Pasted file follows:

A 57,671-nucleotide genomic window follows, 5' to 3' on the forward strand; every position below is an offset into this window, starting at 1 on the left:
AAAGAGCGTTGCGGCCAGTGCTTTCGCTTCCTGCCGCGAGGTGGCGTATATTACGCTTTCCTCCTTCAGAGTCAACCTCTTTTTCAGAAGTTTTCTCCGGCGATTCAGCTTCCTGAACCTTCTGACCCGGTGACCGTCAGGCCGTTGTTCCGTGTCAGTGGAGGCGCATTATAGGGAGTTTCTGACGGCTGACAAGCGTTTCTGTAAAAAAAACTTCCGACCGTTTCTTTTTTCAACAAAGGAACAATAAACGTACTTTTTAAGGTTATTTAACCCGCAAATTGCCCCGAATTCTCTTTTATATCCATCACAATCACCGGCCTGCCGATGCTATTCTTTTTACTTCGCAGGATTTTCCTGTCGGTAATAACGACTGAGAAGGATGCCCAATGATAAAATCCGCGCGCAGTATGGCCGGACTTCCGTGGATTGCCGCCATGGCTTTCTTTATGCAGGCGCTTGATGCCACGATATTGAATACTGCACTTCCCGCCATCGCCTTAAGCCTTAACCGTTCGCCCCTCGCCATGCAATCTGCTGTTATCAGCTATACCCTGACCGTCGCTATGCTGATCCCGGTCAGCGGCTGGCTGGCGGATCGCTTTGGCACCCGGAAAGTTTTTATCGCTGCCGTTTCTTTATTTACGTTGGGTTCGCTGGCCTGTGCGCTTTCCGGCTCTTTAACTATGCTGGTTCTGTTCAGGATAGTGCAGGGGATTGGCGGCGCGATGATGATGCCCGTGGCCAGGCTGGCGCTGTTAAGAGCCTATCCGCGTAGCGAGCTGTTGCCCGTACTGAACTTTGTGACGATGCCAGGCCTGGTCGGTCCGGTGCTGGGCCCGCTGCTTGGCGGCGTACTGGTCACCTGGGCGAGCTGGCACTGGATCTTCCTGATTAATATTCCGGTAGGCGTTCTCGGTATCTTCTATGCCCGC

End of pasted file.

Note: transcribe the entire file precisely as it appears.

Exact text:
A 57,671-nucleotide genomic window follows, 5' to 3' on the forward strand; every position below is an offset into this window, starting at 1 on the left:
AAAGAGCGTTGCGGCCAGTGCTTTCGCTTCCTGCCGCGAGGTGGCGTATATTACGCTTTCCTCCTTCAGAGTCAACCTCTTTTTCAGAAGTTTTCTCCGGCGATTCAGCTTCCTGAACCTTCTGACCCGGTGACCGTCAGGCCGTTGTTCCGTGTCAGTGGAGGCGCATTATAGGGAGTTTCTGACGGCTGACAAGCGTTTCTGTAAAAAAAACTTCCGACCGTTTCTTTTTTCAACAAAGGAACAATAAACGTACTTTTTAAGGTTATTTAACCCGCAAATTGCCCCGAATTCTCTTTTATATCCATCACAATCACCGGCCTGCCGATGCTATTCTTTTTACTTCGCAGGATTTTCCTGTCGGTAATAACGACTGAGAAGGATGCCCAATGATAAAATCCGCGCGCAGTATGGCCGGACTTCCGTGGATTGCCGCCATGGCTTTCTTTATGCAGGCGCTTGATGCCACGATATTGAATACTGCACTTCCCGCCATCGCCTTAAGCCTTAACCGTTCGCCCCTCGCCATGCAATCTGCTGTTATCAGCTATACCCTGACCGTCGCTATGCTGATCCCGGTCAGCGGCTGGCTGGCGGATCGCTTTGGCACCCGGAAAGTTTTTATCGCTGCCGTTTCTTTATTTACGTTGGGTTCGCTGGCCTGTGCGCTTTCCGGCTCTTTAACTATGCTGGTTCTGTTCAGGATAGTGCAGGGGATTGGCGGCGCGATGATGATGCCCGTGGCCAGGCTGGCGCTGTTAAGAGCCTATCCGCGTAGCGAGCTGTTGCCCGTACTGAACTTTGTGACGATGCCAGGCCTGGTCGGTCCGGTGCTGGGCCCGCTGCTTGGCGGCGTACTGGTCACCTGGGCGAGCTGGCACTGGATCTTCCTGATTAATATTCCGGTAGGCGTTCTCGGTATCTTCTATGCCCGC